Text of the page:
Chapter Three is titled To Leave or Not to Leave? And as you can imagine, it interacts with the various evangelical responses to the present conflict over the church’s teaching on marriage, sexuality and ordination. The various options are outlined as follows:
“Should evangelicals swallow hard and get on with the task of ministering in their parishes –‘you in your small corner and I in mine’?”
“Should evangelicals resign?”
“Should evangelical ministers and elders seek to lead their congregations to secede from the denomination?”
“Should they seek to form some kind of conservative Church within a Church?”
Randall engages with these issues as well as the specific arguments for evangelicals staying within the Church of Scotland.
Reasons for staying
Some evangelicals within the CofS argue that “the Church of Scotland remains an important vehicle for reaching the whole population of Scotland with the gospel and, despite recent decisions, believe that God is still at work in the Church of Scotland.”
Evangelical groups like ‘Covenant Fellowship’ can become an effective campaign group within the CofS that acts on behalf of Christian Orthodoxy.
Evangelicals who leave the Church thereby “dilute evangelical influence in Presbyteries and Assemblies and make it so much harder to bring them back to a scriptural position.”
God may yet turn the denomination around and get it back on track.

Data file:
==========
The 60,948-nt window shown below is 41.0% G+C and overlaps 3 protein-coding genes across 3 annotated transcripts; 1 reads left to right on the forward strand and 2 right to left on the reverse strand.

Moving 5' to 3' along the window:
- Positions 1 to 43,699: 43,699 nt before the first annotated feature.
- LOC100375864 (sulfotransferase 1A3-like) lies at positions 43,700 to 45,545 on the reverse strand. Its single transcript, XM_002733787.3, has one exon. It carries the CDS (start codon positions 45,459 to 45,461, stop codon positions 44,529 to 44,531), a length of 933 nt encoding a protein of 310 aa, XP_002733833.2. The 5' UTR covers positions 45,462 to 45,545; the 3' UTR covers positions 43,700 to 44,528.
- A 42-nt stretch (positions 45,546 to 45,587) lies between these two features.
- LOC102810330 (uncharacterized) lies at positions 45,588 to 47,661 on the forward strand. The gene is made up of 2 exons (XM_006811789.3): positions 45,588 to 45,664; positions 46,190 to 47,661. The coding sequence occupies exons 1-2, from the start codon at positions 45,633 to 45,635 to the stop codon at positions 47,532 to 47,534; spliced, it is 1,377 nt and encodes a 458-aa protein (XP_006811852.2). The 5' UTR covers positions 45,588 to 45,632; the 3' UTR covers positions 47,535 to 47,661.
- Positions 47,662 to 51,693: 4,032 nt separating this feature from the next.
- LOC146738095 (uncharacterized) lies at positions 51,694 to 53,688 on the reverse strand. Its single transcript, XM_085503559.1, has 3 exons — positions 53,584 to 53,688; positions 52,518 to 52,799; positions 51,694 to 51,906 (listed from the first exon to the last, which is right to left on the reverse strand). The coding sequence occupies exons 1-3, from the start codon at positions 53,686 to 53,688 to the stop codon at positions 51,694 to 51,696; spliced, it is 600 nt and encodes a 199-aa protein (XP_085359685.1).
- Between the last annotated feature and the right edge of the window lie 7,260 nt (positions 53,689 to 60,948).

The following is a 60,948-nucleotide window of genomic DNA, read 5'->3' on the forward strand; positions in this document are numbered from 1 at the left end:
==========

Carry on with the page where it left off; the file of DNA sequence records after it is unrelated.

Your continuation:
The Parochial Perspective: “so long as ‘the establishment leave them alone to exercise a biblical, pastoral, and evangelical ministry in their parishes, there is no need to leave, and they can remain untainted by assembly decisions.”
Randall acknowledges that some of the arguments for staying in have ‘force’. However, he obviously comes down on the side of leaving. Randall asks some penetrating questions of those who choose to stay,
“If you stay, doesn’t it mean that the liberal denomination has you where it wants you – protesting and making a noise but nevertheless submitting to its liberal decisions after all?”
Randall is deeply aware of the cost of leaving, he engages with the emotional, financial, domestic, personal, and relational cost that is involved. He finishes with the following words:
“When the cost of departure is so high, why bother? Is it really worth taking a costly step? To answer these questions we must next consider the teaching of scripture, our supreme rule of faith and life, and understand the reasons why it is binding on God’s church.”